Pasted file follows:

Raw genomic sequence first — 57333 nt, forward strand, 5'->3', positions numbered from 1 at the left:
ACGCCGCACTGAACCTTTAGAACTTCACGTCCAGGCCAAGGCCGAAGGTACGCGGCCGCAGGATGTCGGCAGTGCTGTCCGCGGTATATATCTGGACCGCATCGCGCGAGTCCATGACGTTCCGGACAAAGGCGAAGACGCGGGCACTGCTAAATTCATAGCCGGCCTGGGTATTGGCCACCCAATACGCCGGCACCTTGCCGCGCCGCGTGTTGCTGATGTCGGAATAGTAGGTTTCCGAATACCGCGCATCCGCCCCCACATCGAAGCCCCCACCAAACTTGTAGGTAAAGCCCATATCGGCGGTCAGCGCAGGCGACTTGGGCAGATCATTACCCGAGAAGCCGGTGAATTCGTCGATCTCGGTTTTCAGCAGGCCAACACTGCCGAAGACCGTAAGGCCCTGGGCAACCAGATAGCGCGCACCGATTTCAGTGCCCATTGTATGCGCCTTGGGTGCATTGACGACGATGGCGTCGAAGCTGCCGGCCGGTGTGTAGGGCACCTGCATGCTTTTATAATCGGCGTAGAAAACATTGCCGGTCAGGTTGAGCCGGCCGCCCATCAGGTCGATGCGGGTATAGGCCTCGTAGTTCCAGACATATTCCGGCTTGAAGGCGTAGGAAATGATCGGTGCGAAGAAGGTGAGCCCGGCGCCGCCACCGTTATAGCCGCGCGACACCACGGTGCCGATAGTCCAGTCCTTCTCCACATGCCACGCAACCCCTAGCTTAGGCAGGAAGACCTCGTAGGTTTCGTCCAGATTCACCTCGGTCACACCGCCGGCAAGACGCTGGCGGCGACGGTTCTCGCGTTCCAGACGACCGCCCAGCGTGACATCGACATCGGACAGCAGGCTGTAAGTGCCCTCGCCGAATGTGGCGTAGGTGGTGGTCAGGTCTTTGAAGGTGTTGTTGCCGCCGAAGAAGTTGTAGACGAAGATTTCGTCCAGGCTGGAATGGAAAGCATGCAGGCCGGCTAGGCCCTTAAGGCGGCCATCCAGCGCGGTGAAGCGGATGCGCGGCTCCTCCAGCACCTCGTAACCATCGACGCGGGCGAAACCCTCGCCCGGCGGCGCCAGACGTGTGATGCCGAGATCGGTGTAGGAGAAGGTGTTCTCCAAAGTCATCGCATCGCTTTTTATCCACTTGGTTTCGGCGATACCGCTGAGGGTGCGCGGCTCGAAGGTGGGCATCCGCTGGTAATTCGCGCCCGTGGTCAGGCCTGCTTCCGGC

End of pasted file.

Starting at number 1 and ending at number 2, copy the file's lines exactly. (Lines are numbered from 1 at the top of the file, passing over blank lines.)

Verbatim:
Raw genomic sequence first — 57333 nt, forward strand, 5'->3', positions numbered from 1 at the left:
ACGCCGCACTGAACCTTTAGAACTTCACGTCCAGGCCAAGGCCGAAGGTACGCGGCCGCAGGATGTCGGCAGTGCTGTCCGCGGTATATATCTGGACCGCATCGCGCGAGTCCATGACGTTCCGGACAAAGGCGAAGACGCGGGCACTGCTAAATTCATAGCCGGCCTGGGTATTGGCCACCCAATACGCCGGCACCTTGCCGCGCCGCGTGTTGCTGATGTCGGAATAGTAGGTTTCCGAATACCGCGCATCCGCCCCCACATCGAAGCCCCCACCAAACTTGTAGGTAAAGCCCATATCGGCGGTCAGCGCAGGCGACTTGGGCAGATCATTACCCGAGAAGCCGGTGAATTCGTCGATCTCGGTTTTCAGCAGGCCAACACTGCCGAAGACCGTAAGGCCCTGGGCAACCAGATAGCGCGCACCGATTTCAGTGCCCATTGTATGCGCCTTGGGTGCATTGACGACGATGGCGTCGAAGCTGCCGGCCGGTGTGTAGGGCACCTGCATGCTTTTATAATCGGCGTAGAAAACATTGCCGGTCAGGTTGAGCCGGCCGCCCATCAGGTCGATGCGGGTATAGGCCTCGTAGTTCCAGACATATTCCGGCTTGAAGGCGTAGGAAATGATCGGTGCGAAGAAGGTGAGCCCGGCGCCGCCACCGTTATAGCCGCGCGACACCACGGTGCCGATAGTCCAGTCCTTCTCCACATGCCACGCAACCCCTAGCTTAGGCAGGAAGACCTCGTAGGTTTCGTCCAGATTCACCTCGGTCACACCGCCGGCAAGACGCTGGCGGCGACGGTTCTCGCGTTCCAGACGACCGCCCAGCGTGACATCGACATCGGACAGCAGGCTGTAAGTGCCCTCGCCGAATGTGGCGTAGGTGGTGGTCAGGTCTTTGAAGGTGTTGTTGCCGCCGAAGAAGTTGTAGACGAAGATTTCGTCCAGGCTGGAATGGAAAGCATGCAGGCCGGCTAGGCCCTTAAGGCGGCCATCCAGCGCGGTGAAGCGGATGCGCGGCTCCTCCAGCACCTCGTAACCATCGACGCGGGCGAAACCCTCGCCCGGCGGCGCCAGACGTGTGATGCCGAGATCGGTGTAGGAGAAGGTGTTCTCCAAAGTCATCGCATCGCTTTTTATCCACTTGGTTTCGGCGATACCGCTGAGGGTGCGCGGCTCGAAGGTGGGCATCCGCTGGTAATTCGCGCCCGTGGTCAGGCCTGCTTCCGGC